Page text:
Transportation: State,federal officials say few alternatives
now exist if May 25 ballot measure fails
By Lane Bettencourt
Idaho Press Tribune
NAMPA A Nampa bond election next month will determine
whether two road projects and economic development work can
proceed now or must wait for years.
If voters reject the $38 million bond, which would be paid
from local property taxes, federal and state officials say
there are no plans for alternative funding to come to the
rescue. That means the work would be put off for many years
in the future.
For a number of reasons, funding is considered a long shot
from either the state or federal government, the two clearest
sources for money other than the city. The Nampa Urban Renewal
Agency has helped fund a few similar projects in the past
like the 11th Avenue Underpass but voters have
told city leaders the agency should expire this year.
The most frequently discussed of the three projects is the
Kings Corner overpass.
Kings Corner is regarded as the city's most troublesome intersection.
Heavy commuter traffic on Amity Avenue is backed up for long
periods by trains blocking the Union Pacific railroad tracks.
Even though the busy intersection often comes to a standstill,
it does not sit on a designated state highway route so it
is not a candidate for funding from the Idaho Department of
Transportation. The state highway agency takes the lead on
most major transportation projects.
The state's congressional delegation has attempted
so far without success to secure federal funding in
the transportation bill now being considered by Congress.
Idaho is in line to receive about $28 million from the federal
proposal, but none of it for Kings Corner. Kings Corner alone
would eat up half the whole state allotment.
"It's not an easy process," Lindsay Nothern, spokesman
for U.S. Sen. Mike Crapo, said this past week.
Because the House and Senate versions of the bill are different.
It has been sent to a conference committee for the two chambers
to work out a compromise.
Nothern said if Crapo is named to the conference committee,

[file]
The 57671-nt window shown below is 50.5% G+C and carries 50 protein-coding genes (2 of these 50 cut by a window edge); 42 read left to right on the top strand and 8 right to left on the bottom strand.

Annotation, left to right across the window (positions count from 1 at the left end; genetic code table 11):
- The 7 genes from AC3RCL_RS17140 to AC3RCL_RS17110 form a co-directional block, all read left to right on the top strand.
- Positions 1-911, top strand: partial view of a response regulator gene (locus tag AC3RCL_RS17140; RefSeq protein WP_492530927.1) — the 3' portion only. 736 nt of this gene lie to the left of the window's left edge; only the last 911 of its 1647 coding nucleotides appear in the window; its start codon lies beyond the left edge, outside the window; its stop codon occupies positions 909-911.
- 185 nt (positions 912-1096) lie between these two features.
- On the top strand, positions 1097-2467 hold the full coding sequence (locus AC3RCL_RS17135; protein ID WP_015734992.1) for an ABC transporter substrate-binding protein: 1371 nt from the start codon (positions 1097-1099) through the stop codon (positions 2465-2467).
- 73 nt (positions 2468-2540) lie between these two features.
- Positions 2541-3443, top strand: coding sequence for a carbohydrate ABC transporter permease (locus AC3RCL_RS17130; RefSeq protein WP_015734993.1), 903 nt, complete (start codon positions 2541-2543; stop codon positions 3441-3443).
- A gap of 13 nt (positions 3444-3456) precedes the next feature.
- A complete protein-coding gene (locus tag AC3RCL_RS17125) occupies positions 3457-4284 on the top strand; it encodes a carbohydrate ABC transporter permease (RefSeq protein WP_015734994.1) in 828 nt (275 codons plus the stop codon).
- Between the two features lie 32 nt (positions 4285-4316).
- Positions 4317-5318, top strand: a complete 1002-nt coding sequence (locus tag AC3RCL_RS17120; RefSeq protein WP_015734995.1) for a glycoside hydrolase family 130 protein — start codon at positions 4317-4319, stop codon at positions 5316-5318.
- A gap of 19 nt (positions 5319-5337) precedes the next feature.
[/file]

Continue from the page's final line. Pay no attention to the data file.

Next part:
he will attempt to insert some funding for the Nampa project
there. But he said that might require bumping some other Idaho
project, which would raise objections from the area that gets
pushed off the list.
Nampa Public Works Director Paul Raymond said while there's
a chance the city could eventually get some federal funding
to help with Kings Corner, "there is practically no chance
we would get the whole thing funded."
Garrity plans in works
Unlike Kings Corner, Garrity Boulevard parallels the state
highway system, so it is eligible for state funding.
In fact, the state is scheduled to finish next month $3.3
million worth of improvements to the interchange where Garrity
intersects with Interstate 84.
However, that project is confined to the immediate area of
the highway interchange.
The Idaho Department of Transportation has no current plans
to reconstruct Garrity as it leads into the city.
"I can tell you it's not on our five-year plan,"
Molly McCarty, a Transportation Department public affairs
The future project funded by the bond would be designed to
bring the roadway to five lanes, connecting with the
existing multi-lane highway near Lakeview Park, with other
"We're grateful for what the state is doing on Garrity
now," Dale Dixon, spokesman for the city, said. "Now
it's Nampa's turn to pick up where the state leaves off."
Bond vote planned
On May 25, Nampa voters will decide the fate of three public-works
projects that have been lumped together in a single $38 million
bond issue. The projects and their approximate costs: